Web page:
States adopt official designations to promote tourism and offer insight into historical significance or boast about popular commodities. For instance, Maine’s official state animal is the moose — an animal that’s common in the Northeast. Texas’ official state flower is the bluebonnet since the purple wildflowers bloom across the hill country every spring. Other states, however, make some questionable choices when it comes to official state designations. Here are some of the strangest state designations in America.
Official Question of New Mexico
New Mexico is the only state in the U.S. with an official state question and it has to do with an appreciation for hot peppers. The official state question of New Mexico is “Red or Green?” The question was adopted in 1996 to recognize the importance — both historically and monetarily — of both red and green chili industries in the state.
Official Snack of Utah
Most state designations are very specific — sometimes oddly specific — but the people of Utah don’t care about the product as much as they do the brand. Jell-O is the official state snack in Utah. It doesn’t matter what flavor, product, or recipe. As long as it’s made by the Jell-O brand, it counts.
Official Dessert of Missouri
In 1904, the ice cream cone was unveiled at the World’s Fair in St. Louis. Of course, the popular frozen dessert has since grown in popularity in every state, but Missouri still remembers that historic event and takes ownership of its momentous debut. In 2008, the ice cream cone was made the official state dessert of Missouri.
Official Sport of Maryland
While Maryland might be famous for its lacrosse teams, the official state sport is actually jousting. Jousting tournaments have taken place in Maryland since early colonial times and in 1962, Maryland was the first state to adopt an official sport.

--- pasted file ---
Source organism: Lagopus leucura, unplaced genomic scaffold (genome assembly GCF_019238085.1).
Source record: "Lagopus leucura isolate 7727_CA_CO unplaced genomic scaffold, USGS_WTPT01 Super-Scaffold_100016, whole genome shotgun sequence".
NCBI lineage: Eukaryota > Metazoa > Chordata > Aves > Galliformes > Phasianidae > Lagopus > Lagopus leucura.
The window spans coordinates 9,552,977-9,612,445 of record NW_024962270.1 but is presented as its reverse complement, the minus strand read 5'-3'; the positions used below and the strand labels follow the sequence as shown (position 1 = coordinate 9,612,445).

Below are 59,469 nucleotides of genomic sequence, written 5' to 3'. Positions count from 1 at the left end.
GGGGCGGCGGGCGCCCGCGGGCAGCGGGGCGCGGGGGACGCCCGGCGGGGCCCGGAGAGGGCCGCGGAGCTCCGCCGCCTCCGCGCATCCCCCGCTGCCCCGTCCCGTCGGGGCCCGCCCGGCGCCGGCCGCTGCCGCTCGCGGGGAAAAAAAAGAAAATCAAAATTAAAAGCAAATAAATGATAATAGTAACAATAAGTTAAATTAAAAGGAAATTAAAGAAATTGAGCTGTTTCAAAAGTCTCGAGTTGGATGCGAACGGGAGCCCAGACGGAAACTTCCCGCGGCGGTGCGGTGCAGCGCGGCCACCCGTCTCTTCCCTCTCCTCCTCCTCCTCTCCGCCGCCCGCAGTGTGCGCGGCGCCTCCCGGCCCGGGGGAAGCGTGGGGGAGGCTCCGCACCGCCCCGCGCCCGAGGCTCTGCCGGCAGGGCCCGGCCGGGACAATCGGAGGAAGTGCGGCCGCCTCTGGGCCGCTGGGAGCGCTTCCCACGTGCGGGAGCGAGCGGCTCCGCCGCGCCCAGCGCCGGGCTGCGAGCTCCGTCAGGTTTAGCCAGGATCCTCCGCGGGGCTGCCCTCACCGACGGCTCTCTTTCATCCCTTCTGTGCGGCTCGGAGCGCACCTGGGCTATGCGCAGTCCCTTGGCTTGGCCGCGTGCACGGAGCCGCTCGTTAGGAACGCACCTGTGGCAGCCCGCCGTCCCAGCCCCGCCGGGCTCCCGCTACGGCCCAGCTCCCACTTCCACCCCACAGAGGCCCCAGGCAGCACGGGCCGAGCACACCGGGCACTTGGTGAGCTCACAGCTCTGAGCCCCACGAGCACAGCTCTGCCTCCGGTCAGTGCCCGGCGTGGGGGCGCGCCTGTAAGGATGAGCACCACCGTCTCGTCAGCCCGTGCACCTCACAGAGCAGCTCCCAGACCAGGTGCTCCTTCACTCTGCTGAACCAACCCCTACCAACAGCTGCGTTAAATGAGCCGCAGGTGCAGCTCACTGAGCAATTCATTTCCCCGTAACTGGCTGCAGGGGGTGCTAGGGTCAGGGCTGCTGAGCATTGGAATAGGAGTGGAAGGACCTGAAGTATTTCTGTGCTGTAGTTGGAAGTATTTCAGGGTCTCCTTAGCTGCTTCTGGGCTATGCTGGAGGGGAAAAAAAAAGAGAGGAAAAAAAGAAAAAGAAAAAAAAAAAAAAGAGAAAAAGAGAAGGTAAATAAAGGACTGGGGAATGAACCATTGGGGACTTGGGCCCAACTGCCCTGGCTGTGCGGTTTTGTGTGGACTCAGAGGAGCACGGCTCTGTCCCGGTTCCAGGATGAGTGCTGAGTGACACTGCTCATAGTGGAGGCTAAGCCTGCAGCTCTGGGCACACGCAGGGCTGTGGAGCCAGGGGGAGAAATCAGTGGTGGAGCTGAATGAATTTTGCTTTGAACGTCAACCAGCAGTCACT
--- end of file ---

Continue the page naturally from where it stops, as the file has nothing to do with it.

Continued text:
Unfortunately, jousting no longer means two armored knights riding at each other with lances drawn. Instead, it’s a ring collecting challenge. Riders gallop toward a series of suspended rings. They have to use their lances to spear the rings at full speed. The rider to collect the most rings over a series of passes wins.
Official Bread of South Dakota
South Dakota is a state rich in Native American history. While having an official state bread might seem superfluous, South Dakotans chose fry bread to express their cultural heritage. Fry bread is a Native American recipe of deep-fried dough topped with either sweet treats like honey and sugar or more meal-worthy toppings like ground beef and beans. It’s also called a Navajo taco.
Official Dirt of Illinois
Yes, some states even have an official state dirt. Surprisingly, it’s relatively common. Every state has selected a state soil and 20 states have made it official. The official state dirt of Illinois is called drummer — a silty clay loam.
Official Soft Drink of Nebraska
Most states have an official state beverage, but Nebraska takes it one step further with an official state soft drink. The official state beverage of Nebraska is milk to acknowledge the importance of the dairy industry, but the official state soft drink is Kool-Aid. Kool-Aid was originally invented in Hastings, Nebraska in 1927 before it was bought by the Kraft Foods Company.
Official Flavor of Vermont
Vermont is proud of its famous maple syrup. In 1993, Vermont declared maple as its official state flavor — making it the only state in the U.S. with an official flavor. The sugar maple is also Vermont’s official state tree.
Official Exercise of Maryland
From a state with such an interesting state sport (jousting), you’d expect an equally interesting state exercise. The official state exercise of Maryland is about as basic as it can get — walking. Maryland and Missouri are the only two states in the U.S. with official state exercises. Missouri’s official state exercise is jumping jacks.
Official Bird of Madison, Wisconsin
Although Madison, Wisconsin is a city and not a state, its official state bird is too strange to be left off this list. Since 2009, the official bird of the city of Madison is the pink plastic flamingo. The decision was based on a 1979 prank when a group of students covered the mall of the University of Wisconsin-Madison with over 1,000 plastic flamingos — a tradition that continues every year at the annual Fill the Hill event.